During TV time, use commercial breaks as a cue to get up and move. We all hate being advertised to, so why not get up and leave the room? Pro Tip: don’t go into the kitchen. That is a surefire way to kick off some unnecessary snacking.
My final piece of advice for TV time is to put a yoga mat or mat-like rug between you and the TV. If you can spend at least some of your watching time sitting on the ground, stretching, moving and getting your body into some underused positions, you will be contributing to your mobility rather than lowering it. Mobility is a true case of use it or lose it, so use it!
8. Bedtime Winddown
You can probably guess how beneficial even just some simple stretching before bed can be. If you have aching muscles or joints, some gentle stretching and deep breathing can help ease your aches and allow you to get to sleep faster. This can also help release any tension that you built up during the day and when you go to bed feeling relaxed and at ease, you know that you will have a more restful night.
An added bonus is that the 15-20 minutes you spend focused on your body and your breath is also 15-20 minutes that you are not focusing on the TV, work email, or social media. These activities and the devices we view them on have been shown to disrupt your sleep and even impair your body’s ability to secrete the sleep hormone called melatonin.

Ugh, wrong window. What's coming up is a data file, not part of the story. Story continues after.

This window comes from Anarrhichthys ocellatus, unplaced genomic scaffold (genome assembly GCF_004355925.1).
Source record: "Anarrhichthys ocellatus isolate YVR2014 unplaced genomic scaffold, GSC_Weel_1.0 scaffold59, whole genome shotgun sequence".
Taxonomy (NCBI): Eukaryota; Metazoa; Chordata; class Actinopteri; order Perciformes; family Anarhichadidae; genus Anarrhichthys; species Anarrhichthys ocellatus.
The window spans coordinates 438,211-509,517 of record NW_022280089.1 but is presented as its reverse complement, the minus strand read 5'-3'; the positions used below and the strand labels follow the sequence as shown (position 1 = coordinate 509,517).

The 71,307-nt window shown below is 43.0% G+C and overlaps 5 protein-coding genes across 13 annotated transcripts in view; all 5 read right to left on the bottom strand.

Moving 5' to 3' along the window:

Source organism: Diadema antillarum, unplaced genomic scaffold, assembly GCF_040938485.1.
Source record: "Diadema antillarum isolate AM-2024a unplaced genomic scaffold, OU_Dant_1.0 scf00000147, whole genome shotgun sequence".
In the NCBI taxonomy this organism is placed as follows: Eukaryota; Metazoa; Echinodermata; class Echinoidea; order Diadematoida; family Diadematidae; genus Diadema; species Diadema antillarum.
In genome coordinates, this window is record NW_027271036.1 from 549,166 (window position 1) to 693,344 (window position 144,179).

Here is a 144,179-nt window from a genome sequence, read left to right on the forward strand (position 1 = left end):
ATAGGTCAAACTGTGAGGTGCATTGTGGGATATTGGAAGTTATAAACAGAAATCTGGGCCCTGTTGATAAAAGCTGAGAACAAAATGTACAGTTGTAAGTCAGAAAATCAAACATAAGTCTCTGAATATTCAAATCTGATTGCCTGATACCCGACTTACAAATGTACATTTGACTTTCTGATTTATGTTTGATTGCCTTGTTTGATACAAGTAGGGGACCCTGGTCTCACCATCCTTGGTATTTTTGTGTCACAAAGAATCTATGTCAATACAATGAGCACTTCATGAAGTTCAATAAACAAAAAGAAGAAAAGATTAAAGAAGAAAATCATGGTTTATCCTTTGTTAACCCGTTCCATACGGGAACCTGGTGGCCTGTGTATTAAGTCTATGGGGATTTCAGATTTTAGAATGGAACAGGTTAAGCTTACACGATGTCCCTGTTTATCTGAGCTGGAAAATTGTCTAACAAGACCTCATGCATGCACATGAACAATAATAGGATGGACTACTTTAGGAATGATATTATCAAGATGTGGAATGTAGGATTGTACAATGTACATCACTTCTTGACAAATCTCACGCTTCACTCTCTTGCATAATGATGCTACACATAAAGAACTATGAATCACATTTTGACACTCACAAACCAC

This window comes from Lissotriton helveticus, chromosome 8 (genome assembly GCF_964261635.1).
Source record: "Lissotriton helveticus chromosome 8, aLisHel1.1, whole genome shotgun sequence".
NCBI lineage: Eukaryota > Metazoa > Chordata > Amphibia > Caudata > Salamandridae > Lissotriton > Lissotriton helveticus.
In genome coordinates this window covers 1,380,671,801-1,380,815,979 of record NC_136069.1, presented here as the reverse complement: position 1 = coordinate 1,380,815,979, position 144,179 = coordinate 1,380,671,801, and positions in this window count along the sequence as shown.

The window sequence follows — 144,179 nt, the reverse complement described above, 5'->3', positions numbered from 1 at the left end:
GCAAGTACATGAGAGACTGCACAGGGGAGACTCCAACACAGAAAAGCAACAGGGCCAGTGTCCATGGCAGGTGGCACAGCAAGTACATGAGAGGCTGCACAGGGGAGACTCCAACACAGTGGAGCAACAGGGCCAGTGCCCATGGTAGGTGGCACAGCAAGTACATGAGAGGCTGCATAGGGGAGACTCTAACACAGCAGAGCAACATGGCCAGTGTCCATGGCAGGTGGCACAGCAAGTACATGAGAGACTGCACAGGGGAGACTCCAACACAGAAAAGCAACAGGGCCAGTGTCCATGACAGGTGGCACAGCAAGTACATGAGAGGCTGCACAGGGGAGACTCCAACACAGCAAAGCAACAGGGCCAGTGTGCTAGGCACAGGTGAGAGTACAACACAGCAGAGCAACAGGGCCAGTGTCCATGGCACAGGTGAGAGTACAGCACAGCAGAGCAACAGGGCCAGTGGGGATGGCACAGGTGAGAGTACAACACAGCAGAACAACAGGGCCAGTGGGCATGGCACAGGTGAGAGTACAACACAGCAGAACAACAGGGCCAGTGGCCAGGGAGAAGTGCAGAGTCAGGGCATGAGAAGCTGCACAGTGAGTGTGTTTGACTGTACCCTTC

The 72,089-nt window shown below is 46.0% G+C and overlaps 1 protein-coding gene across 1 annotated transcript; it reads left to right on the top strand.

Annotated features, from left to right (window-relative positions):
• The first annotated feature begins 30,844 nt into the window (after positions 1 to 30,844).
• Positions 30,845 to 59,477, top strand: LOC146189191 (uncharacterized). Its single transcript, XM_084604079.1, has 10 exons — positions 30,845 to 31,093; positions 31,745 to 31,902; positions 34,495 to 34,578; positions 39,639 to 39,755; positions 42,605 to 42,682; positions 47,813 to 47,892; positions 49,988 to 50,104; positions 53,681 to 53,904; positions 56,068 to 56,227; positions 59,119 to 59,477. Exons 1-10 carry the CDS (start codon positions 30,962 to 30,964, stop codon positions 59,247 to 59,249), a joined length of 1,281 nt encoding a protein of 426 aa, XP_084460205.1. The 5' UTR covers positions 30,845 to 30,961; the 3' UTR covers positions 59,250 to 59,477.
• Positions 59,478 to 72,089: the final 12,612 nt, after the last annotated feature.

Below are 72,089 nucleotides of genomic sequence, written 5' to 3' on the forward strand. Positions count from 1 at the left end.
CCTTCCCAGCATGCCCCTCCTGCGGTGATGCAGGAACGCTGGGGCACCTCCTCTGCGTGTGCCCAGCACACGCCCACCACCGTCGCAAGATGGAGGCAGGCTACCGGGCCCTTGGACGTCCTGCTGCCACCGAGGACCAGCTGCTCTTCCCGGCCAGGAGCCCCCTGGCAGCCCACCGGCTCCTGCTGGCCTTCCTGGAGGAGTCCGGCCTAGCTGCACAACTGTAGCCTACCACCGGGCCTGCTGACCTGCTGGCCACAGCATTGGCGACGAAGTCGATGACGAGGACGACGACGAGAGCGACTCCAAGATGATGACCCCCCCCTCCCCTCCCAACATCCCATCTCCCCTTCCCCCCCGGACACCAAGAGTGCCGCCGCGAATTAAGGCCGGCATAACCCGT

This one is truly a win-win—you get more movement in your day and you get better sleep!
This is by no means an exhaustive list, so please don’t feel limited by my ideas. Be creative, be bold, be exciting!
- Go do squats in the bathroom stall at work.
- Do 20 wall push-ups before that long meeting.
- Jog up the stairs in the subway two at a time.
- Make 5 small trips with that load of laundry instead of one big one.
Chances to get more movement in your day are everywhere if you know where and how to look for them. It really is all about mindset. The question you have to ask yourself is are you actively sedentary or are you actively active?